Friday was the day for several colleges that recently went online — due to the spread of COVID-19 — to announce whether they were staying online or resuming normal operations.
Liberty and La Salle Universities, and the University of Texas at San Antonio are opening for standard in-person operations today. So are the Alamo Colleges, the community college district in San Antonio.
Liberty administrators acted despite having nearly 1,000 COVID-19 cases on campus in Lynchburg, Virginia (as of last week). (The figure may be higher this week).
“Liberty is resuming classes and indoor gatherings in a balanced way that both allows members of the campus community to select the university experiences they desire and respects the rights and responsibilities of individuals to make basic health decisions about vaccination and mask usage themselves,” said a statement from the university.
And the university said in the statement that it “will continue to offer a digital instruction option for students for a period of time; special permission to attend virtually will not be required during this time.”
While Liberty is encouraging, but not requiring social distancing and mask-wearing, “The university will continue to encourage social hygiene practices such as physical distancing and mask-wearing where helpful,” said the statement.
Liberty has some student support for lifting the quarantine that has been in effect for the campus.
An undergraduate, Landon Nesbitt, started a petition that says: “We, Liberty students, feel that the university should deliver on its promises: in person learning. For many students the nature of freedoms that Liberty university encompasses (no masks required, in person lectures and teaching), is the very reason this university was chosen for higher education. This lockdown was unexpected and unwanted by the vast majority of the students here on campus. Therefore we the students request the ending of this lockdown.”
More than 1,200 students have signed the petition.
However, the mayor of Lynchburg, MaryJane Tousignant-Dolan, told The Washington Post that she found Liberty’s actions “alarming.”
“I just think it’s unconscionable that an institution as large as Liberty has not instituted some steps to keep not only their students safe and healthy, but the community in which they live,” she said.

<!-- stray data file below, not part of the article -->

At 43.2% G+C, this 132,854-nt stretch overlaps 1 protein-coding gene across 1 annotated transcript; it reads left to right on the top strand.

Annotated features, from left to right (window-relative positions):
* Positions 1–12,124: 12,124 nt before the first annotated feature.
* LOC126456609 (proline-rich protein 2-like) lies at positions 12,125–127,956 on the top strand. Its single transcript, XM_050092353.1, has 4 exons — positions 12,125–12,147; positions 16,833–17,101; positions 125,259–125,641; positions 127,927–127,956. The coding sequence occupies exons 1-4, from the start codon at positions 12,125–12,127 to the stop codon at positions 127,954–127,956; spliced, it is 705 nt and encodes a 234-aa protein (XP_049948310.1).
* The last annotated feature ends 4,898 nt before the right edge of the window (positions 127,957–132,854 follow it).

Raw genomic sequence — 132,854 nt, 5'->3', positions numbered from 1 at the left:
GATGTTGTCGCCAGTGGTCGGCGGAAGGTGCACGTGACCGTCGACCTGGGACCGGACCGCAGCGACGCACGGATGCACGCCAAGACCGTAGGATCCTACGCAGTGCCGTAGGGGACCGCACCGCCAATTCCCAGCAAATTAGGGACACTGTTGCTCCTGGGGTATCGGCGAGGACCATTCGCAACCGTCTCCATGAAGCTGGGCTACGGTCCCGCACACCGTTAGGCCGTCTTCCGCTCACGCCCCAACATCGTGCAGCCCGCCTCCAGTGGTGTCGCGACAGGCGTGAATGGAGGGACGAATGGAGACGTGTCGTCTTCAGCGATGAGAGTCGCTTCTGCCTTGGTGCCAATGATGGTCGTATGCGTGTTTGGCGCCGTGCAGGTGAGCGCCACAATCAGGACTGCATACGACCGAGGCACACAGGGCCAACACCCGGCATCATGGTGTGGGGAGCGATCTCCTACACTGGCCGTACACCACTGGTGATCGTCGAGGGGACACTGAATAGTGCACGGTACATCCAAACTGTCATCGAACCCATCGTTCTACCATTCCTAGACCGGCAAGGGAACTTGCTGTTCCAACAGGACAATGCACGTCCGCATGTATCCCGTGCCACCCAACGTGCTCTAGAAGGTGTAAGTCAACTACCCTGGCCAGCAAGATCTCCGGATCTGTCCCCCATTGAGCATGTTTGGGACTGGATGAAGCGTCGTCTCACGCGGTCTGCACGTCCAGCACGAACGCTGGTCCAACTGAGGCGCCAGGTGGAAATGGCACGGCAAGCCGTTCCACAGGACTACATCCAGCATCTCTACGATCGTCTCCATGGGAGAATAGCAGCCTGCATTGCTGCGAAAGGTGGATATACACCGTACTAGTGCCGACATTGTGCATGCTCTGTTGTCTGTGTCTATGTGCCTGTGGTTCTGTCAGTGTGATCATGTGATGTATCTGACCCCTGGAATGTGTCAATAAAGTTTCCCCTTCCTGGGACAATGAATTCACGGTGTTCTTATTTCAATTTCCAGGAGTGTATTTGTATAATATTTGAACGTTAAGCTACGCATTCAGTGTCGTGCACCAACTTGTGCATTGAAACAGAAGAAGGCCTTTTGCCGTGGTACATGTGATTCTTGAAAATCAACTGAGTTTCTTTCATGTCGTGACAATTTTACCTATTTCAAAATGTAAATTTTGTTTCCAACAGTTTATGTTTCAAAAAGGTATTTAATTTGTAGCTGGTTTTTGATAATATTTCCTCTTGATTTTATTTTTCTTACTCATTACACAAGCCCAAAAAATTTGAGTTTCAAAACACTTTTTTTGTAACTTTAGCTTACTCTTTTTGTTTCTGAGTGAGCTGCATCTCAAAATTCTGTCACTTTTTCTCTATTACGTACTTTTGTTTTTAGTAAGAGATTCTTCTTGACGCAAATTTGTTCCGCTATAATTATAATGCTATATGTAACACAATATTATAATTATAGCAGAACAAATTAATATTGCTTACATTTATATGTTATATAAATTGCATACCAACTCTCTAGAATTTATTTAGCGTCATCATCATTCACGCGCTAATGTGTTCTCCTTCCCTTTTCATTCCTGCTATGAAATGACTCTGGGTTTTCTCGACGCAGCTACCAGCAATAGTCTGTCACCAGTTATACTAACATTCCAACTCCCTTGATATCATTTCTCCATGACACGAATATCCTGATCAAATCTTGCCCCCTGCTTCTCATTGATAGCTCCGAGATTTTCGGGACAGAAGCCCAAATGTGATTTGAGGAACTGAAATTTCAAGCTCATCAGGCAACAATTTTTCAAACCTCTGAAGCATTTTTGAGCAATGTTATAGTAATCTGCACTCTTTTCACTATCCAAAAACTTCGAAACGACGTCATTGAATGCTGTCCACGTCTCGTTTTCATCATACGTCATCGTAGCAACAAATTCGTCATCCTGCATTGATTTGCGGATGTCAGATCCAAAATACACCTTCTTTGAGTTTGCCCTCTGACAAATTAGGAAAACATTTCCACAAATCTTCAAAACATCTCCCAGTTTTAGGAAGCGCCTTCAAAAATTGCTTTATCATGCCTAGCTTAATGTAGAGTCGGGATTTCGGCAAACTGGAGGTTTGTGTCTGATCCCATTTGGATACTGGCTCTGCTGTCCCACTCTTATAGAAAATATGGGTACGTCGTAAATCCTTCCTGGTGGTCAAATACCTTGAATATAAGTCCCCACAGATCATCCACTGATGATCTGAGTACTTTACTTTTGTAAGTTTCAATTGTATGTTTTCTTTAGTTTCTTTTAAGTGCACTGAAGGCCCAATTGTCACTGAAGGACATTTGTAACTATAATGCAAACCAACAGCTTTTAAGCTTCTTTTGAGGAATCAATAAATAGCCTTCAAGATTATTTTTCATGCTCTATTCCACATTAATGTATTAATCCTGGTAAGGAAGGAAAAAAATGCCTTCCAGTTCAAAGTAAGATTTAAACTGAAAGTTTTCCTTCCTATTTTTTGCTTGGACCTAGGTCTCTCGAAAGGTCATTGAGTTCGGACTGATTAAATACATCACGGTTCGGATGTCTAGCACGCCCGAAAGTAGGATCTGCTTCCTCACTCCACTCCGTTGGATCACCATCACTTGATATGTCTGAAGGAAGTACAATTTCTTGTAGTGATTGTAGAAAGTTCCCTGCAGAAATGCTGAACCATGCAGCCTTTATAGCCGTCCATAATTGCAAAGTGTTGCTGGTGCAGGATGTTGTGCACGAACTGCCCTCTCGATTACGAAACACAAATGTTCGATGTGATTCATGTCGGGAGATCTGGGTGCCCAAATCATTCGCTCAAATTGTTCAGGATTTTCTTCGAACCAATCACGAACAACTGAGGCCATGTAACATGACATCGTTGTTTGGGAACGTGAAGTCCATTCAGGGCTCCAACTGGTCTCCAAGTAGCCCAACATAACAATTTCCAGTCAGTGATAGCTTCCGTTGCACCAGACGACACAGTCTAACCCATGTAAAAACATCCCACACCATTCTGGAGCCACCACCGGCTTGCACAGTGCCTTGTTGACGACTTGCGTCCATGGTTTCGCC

La Salle University in Pennsylvania said its decision — to halt and restart in-person instruction — was based on careful study of COVID-19 cases.
“Our decision to deliver courses remotely was something none of us wanted,” said a letter from Tim O’Shaughnessy, the interim president. “We made the move to go remote based upon a rapid rise in active cases, from four last Friday to nearly four dozen by Sunday. The speed of that increase and the risk of the potential spread concerned us. To better understand how the virus was spreading, we opted for a temporary, conservative approach that prioritized your health and our ability to preserve the rest of our semester in-person. This week, we conducted more than 625 tests and significant contact-tracing. This work allowed us to assess the type, pace, and extent of spread across campus. We have determined the spread is not only traceable, but manageable — particularly when considering our community’s high vaccination rate. We are confident it is safe to return to in-person learning.”
A University of Texas at San Antonio statement said: “Based on the most recent data and consults with our advisors, including conversations yesterday, we understand that the most important leading indicators — positive tests, positivity rates and new hospital admits — have been decreasing here in Bexar County. Encouragingly, we appear to be past the peak of the COVID-19 Delta variant surge. Moreover, UTSA’s contact tracing and quarantine management programs are in good shape, and the positivity rates within our Roadrunner community are below that of Bexar County. Finally, we can report our UTSA community vaccination rates as of last week: approximately 76 percent of faculty and staff and 62 percent of our students have gotten at least one vaccine dose. While this is positive news, we continue to encourage everyone in our Roadrunner community to get fully vaccinated.”
Despite these moves, other colleges continue to go remote. Connecticut College went online just last week.
And a Texas A&M University student died of COVID-19 last week. The Eagle reported that Kirstyn Katherine Ahuero was a sophomore biomedical engineering major.